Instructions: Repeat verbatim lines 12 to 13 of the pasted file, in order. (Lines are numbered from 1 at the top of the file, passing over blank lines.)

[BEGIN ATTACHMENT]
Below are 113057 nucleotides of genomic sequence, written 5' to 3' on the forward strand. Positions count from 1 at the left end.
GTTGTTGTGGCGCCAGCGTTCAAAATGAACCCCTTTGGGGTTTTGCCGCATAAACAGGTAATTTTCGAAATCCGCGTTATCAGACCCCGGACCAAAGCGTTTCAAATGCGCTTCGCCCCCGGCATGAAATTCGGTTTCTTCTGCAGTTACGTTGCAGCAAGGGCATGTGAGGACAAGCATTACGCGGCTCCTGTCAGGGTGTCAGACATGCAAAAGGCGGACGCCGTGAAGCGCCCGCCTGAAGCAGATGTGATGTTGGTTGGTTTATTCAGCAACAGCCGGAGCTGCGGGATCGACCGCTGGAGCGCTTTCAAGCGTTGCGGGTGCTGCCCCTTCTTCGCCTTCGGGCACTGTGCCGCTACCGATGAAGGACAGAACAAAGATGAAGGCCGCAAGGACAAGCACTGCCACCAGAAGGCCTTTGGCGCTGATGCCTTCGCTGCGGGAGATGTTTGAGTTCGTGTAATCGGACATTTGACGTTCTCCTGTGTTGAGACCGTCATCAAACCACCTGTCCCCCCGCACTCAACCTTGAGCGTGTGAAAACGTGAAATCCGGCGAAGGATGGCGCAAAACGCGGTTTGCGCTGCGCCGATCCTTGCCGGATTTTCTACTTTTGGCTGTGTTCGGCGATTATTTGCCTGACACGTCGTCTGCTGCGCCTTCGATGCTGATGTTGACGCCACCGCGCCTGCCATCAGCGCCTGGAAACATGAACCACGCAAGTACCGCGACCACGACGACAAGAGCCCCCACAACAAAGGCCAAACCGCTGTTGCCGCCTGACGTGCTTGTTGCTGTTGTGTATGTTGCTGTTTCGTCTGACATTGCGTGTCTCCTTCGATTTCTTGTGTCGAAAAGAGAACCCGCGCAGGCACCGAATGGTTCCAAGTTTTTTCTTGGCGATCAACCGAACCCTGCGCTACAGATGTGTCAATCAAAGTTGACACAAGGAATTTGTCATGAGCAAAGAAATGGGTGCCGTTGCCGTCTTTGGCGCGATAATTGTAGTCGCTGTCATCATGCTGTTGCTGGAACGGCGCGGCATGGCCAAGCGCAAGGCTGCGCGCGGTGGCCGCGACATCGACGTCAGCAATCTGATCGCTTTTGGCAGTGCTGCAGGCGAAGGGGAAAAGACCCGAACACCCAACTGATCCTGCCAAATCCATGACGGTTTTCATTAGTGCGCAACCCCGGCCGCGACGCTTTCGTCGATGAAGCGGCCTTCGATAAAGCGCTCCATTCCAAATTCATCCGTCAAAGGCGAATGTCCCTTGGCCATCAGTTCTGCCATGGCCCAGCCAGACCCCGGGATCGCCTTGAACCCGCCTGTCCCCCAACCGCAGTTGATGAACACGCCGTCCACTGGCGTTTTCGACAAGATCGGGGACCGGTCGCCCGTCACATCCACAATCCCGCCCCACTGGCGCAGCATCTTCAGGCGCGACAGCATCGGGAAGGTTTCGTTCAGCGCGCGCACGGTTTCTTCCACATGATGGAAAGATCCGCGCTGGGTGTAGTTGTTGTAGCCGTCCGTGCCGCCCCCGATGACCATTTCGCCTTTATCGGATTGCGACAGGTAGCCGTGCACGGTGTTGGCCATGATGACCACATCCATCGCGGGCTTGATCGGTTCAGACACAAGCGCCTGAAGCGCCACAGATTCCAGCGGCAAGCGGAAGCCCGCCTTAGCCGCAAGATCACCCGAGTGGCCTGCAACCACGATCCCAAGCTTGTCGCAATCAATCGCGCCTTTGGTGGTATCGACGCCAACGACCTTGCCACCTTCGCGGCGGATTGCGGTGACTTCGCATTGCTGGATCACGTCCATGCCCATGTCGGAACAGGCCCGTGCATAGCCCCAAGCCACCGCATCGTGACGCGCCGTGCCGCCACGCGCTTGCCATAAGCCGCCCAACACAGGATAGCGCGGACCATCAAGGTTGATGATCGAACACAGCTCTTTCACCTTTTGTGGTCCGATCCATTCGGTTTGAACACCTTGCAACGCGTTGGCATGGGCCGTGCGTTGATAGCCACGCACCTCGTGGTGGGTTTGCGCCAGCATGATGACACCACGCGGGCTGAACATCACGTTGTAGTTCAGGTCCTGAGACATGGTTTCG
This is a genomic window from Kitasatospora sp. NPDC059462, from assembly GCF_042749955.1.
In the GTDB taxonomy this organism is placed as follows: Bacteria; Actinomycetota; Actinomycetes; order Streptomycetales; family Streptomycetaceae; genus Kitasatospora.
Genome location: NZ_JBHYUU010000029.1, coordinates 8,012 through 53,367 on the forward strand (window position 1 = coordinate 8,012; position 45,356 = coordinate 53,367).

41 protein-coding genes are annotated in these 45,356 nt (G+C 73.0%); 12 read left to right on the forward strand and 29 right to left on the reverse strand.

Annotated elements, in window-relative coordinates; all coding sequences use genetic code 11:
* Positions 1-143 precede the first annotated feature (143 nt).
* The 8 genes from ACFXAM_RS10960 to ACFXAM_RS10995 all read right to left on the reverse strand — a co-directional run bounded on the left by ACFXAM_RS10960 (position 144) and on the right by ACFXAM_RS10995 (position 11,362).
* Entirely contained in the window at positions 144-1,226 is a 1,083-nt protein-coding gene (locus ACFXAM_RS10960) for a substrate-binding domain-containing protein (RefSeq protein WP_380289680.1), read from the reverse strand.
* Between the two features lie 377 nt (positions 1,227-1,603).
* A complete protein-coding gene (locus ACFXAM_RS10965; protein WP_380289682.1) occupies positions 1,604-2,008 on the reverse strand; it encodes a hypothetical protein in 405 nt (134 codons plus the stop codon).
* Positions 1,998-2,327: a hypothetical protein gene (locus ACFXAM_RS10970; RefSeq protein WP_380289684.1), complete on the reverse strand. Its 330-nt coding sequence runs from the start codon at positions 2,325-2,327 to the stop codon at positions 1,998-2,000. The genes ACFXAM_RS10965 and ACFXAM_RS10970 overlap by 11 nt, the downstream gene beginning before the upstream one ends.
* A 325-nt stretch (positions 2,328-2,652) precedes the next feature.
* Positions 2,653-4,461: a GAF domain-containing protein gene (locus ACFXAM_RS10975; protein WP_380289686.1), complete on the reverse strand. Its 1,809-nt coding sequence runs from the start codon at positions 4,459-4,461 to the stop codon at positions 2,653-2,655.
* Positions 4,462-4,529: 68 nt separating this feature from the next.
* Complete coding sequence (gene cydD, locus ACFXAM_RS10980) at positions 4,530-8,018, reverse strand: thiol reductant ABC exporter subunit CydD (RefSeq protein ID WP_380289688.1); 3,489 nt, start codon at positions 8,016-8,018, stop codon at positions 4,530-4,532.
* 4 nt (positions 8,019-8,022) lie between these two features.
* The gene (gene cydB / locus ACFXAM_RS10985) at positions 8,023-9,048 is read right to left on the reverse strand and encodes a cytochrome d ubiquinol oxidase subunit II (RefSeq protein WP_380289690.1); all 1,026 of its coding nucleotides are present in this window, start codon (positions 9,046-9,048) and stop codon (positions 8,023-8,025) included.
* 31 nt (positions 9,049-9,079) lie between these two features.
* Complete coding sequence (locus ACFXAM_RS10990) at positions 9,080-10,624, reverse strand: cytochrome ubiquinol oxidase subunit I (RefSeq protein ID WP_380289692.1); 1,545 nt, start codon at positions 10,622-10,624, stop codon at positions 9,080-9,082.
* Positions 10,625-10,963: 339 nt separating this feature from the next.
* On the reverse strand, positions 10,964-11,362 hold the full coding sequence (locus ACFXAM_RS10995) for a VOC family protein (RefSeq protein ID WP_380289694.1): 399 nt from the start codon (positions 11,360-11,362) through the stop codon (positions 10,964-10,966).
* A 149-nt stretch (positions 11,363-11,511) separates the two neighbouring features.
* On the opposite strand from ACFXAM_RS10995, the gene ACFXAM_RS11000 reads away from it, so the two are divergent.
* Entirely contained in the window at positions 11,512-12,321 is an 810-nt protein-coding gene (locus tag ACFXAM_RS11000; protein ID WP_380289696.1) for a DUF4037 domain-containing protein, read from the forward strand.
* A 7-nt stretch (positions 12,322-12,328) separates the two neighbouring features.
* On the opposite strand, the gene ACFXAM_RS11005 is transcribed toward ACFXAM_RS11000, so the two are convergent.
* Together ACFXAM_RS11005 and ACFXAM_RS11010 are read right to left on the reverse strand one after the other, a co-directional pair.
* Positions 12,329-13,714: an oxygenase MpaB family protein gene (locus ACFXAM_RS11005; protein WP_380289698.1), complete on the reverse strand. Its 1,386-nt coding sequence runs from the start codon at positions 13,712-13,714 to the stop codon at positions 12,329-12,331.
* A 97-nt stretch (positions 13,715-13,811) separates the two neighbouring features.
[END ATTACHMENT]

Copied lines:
* A complete protein-coding gene (locus ACFXAM_RS10965; protein WP_380289682.1) occupies positions 1,604-2,008 on the reverse strand; it encodes a hypothetical protein in 405 nt (134 codons plus the stop codon).
* Positions 1,998-2,327: a hypothetical protein gene (locus ACFXAM_RS10970; RefSeq protein WP_380289684.1), complete on the reverse strand. Its 330-nt coding sequence runs from the start codon at positions 2,325-2,327 to the stop codon at positions 1,998-2,000. The genes ACFXAM_RS10965 and ACFXAM_RS10970 overlap by 11 nt, the downstream gene beginning before the upstream one ends.